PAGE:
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Glial Cells and Astrocyte Assisted Activities

by Thad Wilson, PhD

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    00:01 Glial Cells.

    00:03 Glial cells are accessories cells in the nervous system.

    00:07 So these are not neurons per se but think of them more as helper cells.

    00:13 There are gonna be different types of helper cells in different areas of the body.

    00:18 So if we look at the peripheral nervous system, we have something like Schwann cells.

    00:23 Schwann cells wrap around axons and form these myelination.

    00:30 Satellite cells also available in the peripheral nervous system.

    00:35 These are primarily in ganglia.

    00:37 And they help to regulate the chemical environment of the ganglia.

    00:42 If we look at the enteric nervous system, Remember, this is the nervous system around the GI tract and the gut.

    00:49 You also have enteric nervous cell, gluteal cells.

    00:53 These act very much like the satellite cells and there in ganglia primarily and they have a number of functions including regulating the chemical environment.

    01:05 The central nervous system is more complex.

    01:09 It’s the brain. It’s the spinal cord.

    01:11 You know that this is going to be even more tightly regulated.

    01:16 Having more tightly regulated something, you need to have more different service neurons around.

    01:25 So the first few of these service neurons have to do with very specific functions in places like the retina, in white matter, in gray matter, and they involve a lot of things like nutrient delivery and repair processes.

    01:41 You also have other ones that help build new neurons. This is involves synaptic plasticity to be able to link up various nervous projections.

    01:54 Once you reach things like oligodendrocytes, these act a lot like the Schwann cells did in the peripheral nervous system.

    02:02 It involves myelination around various axons.

    02:07 You have microglia that help respond to trauma events, such as if the cerebral nervous system was damage.

    02:15 And finally, you have various specialized cells that will allow for the formation of cerebral spinal fluid.

    02:23 These ependymal cells are located along some portions of the ventricles.

    02:28 And what actually make cerebral spinal fluid and brain extracellular fluid that bades all the different cells in the brain.

    02:39 So let’s talk through ependymal cells and how these process of cerebral spinal fluid formation occurs.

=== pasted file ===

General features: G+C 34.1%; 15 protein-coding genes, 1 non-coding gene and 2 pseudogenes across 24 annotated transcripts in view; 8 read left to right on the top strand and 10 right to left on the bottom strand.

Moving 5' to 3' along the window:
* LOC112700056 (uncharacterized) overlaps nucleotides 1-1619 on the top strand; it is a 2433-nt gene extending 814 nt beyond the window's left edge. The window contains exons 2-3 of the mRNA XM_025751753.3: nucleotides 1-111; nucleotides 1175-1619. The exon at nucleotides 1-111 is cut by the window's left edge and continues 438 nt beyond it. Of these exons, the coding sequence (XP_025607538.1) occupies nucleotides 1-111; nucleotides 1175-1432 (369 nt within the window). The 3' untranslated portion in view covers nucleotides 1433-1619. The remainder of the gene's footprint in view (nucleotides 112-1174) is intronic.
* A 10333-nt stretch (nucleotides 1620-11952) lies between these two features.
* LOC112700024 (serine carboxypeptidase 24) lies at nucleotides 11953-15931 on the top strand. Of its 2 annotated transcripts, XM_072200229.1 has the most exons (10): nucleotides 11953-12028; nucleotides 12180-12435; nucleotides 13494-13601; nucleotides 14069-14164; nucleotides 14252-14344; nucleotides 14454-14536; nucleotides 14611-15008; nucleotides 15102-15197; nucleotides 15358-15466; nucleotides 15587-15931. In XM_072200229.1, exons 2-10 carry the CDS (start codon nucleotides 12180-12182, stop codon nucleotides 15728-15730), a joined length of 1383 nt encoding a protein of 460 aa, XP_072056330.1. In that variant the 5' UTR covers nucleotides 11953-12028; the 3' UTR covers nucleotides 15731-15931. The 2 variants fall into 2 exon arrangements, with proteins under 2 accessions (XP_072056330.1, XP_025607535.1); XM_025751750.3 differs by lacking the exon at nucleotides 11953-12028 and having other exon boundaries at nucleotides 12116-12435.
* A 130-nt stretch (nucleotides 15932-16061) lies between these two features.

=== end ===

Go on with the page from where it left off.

02:47 Astrocytes, and how they help regulate in terminal environments? Astrocytes are going to be important processes to sometimes recycle neurotransmitters.

    03:03 And what I mean by that, is you have a normal axon that releases a quanta of neurotransmitter.

    03:11 And what do you do with that neurotransmitter once it’s been released? It often times is broken down into something else.

    03:19 But, is that axon terminal going to be able to reabsorb it? Or does something else surround it help clean it up and then move it back to the spot that it needs to be, to be released again? In this case, astrocytes can serve this function of helping to clean up a neurotransmitter, change in it back into its active form, and then delivering it back to the nerve to be released again.

    03:49 This example that we have here is about glutamate.

    03:53 Glutamate is released from post-synaptic nerve terminals.

    03:58 It is taken up by astrocytes.

    04:03 You convert to glutamate back into glutamine.

    04:07 and then you transport glutamine to that axon terminal.

    04:13 This process allows for the recycling of this neurotransmitter.

    04:19 So astrocytes do have this capability of helping to not only deliver nutrients, to do things like repair processes but even participate in helping to recycle neurotransmitters.


    About the Lecture

    The lecture Glial Cells and Astrocyte Assisted Activities by Thad Wilson, PhD is from the course Neurophysiology.


    Included Quiz Questions

    1. Schwann cells
    2. Muller cells
    3. Oligodendrocytes
    4. Ependymal cells
    1. Cerebral spinal fluid formation
    2. Maintenance of terminal environment
    3. Recycling of neurotransmitters
    4. Delivering nutrients
    5. Repair processes
    1. Muller cells
    2. Microglia
    3. Oligodendrocytes
    4. Bergmann
    5. Fibrous astrocytes

    Author of lecture Glial Cells and Astrocyte Assisted Activities

     Thad Wilson, PhD

    Thad Wilson, PhD


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    just awesome bebs
    By Sanyam S. on 14. November 2017 for Glial Cells and Astrocyte Assisted Activities

    great leacture by prof.Thad great work by him for the development of concepts of phisiology.